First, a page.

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Let's say for instance I want to sign up for Revolute/Paypal/Transferwise, etc.

However I don't live in the country, although I do have a VPN that has an IP in that country.

Question is, does the page request somehow pass along to a banking institution that I am on a VPN, and not on the local IP network?

marked as duplicate by Steffen Ullrich, kasperd, Overmind, multithr3at3d, Teun Vink Jul 29 '18 at 19:11

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If the only criteria is your IP (using GeoIP for example), you are safe and the server will not be able to determine that you are using a VPN. NAT is probably used so the VPN gateway replaces your VPN-internal IP with its own, which is what any server you contact will see.

However, if they really try, they could lookup that IP and maybe find out, that this is a server, instead of some IP dynamically assigned to private households. But it's entirely possible that you belong to a company in that country and use this server as a proxy/VPN-Gateway.

In conclusion, if they don't try really hard, I couldn't think of a simple way to reliably determine whether or not you are using a VPN. Thinking twice, using a VPN is not even enough for them. They would want to know, whether you actually are in this country which is even more difficult.

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It depends. If you use a private VPN, they will have no way to detect it. For example, if your company hosts a private VPN to allow you to access their internal network, and if you use it and then connect to the banking service through the corporate proxy, the banking service will only see a connexion from the corporate proxy of your organization, which is no surprise, and have no way to know more.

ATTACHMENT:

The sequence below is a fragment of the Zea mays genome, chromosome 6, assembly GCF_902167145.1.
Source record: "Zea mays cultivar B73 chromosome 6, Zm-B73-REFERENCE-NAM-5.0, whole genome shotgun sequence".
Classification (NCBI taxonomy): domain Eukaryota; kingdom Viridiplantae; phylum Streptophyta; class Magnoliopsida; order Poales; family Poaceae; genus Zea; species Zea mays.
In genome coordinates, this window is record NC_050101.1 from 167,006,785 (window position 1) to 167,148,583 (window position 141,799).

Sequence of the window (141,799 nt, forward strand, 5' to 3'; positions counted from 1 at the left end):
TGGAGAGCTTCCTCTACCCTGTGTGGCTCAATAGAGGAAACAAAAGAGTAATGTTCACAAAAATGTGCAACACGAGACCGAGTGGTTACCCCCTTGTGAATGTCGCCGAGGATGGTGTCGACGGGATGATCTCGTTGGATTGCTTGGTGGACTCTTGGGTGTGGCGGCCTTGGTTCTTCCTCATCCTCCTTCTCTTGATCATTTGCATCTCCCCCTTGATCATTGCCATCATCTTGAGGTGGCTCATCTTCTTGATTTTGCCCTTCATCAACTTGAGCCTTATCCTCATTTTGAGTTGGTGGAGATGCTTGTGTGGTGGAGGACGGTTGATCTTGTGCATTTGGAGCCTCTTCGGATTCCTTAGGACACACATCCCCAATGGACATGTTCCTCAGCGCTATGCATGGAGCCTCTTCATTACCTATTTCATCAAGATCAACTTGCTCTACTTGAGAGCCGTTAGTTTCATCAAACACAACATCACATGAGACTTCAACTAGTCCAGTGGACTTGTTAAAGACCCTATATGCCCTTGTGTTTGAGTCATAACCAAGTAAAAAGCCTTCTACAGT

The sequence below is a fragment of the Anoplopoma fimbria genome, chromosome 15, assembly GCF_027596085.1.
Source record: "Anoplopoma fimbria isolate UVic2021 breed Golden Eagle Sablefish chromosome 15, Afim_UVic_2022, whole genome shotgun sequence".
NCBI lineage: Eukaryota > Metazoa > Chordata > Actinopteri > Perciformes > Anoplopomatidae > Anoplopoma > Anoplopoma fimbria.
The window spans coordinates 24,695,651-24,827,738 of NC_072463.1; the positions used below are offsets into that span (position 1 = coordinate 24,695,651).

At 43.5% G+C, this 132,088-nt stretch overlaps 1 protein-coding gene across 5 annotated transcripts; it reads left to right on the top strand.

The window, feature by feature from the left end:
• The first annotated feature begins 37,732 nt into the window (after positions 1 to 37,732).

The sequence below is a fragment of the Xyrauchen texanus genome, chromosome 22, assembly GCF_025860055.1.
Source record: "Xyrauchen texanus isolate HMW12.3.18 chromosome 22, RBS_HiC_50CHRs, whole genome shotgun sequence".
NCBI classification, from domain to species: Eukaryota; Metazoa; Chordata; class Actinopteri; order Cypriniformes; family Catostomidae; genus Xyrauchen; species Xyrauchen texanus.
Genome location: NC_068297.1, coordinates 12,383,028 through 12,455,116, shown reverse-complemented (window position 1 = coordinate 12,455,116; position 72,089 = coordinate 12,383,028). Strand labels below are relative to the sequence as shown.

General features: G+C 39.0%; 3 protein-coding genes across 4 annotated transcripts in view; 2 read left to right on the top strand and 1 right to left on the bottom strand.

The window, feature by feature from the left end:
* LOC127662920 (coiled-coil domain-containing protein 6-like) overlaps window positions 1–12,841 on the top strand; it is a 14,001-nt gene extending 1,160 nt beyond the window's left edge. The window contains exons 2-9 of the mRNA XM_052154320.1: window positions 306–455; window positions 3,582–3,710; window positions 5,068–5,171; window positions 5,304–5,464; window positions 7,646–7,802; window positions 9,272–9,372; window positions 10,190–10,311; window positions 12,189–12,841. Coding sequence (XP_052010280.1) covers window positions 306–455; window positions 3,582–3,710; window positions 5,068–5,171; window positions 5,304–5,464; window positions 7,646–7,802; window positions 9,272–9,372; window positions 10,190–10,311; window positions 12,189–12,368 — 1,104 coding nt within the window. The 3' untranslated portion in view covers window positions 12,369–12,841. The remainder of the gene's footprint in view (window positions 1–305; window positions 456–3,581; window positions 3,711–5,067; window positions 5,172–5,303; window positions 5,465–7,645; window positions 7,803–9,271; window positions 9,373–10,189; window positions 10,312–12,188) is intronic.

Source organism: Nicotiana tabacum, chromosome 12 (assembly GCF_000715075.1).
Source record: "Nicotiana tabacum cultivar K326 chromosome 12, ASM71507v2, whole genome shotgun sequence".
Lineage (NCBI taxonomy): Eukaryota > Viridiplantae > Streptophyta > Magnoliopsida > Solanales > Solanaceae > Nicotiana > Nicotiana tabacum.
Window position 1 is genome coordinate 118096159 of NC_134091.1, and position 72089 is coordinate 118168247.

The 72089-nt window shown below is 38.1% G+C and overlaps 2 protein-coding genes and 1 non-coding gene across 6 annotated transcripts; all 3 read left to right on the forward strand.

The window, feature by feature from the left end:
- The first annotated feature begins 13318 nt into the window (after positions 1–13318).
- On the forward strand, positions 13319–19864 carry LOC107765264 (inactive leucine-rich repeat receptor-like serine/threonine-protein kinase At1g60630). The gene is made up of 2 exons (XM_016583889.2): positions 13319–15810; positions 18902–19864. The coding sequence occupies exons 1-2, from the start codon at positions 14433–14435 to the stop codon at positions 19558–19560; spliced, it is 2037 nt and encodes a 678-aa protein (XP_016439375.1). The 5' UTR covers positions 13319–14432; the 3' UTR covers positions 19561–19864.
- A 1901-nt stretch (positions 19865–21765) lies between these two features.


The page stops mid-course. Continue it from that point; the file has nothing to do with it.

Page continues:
Things are different if you use a well known public proxy. Outgoing IP addresses of those proxies may be known, for example TOR endpoints are published. In that case, the banking service has no way to know your actual IP address nor where you are, but they can know that you are hiding that behind a VPN. As it is what most attackers would do to limit the risk of being caught, it might be enough for the banking service to see it as suspicious and require an additional authentication procedure or reject the connection.

To use a real life analogy, using a public VPN to connect to your online bank is not different from hiding your face behind a mask to enter your physical bank office. And I am not sure of how the guard will react...

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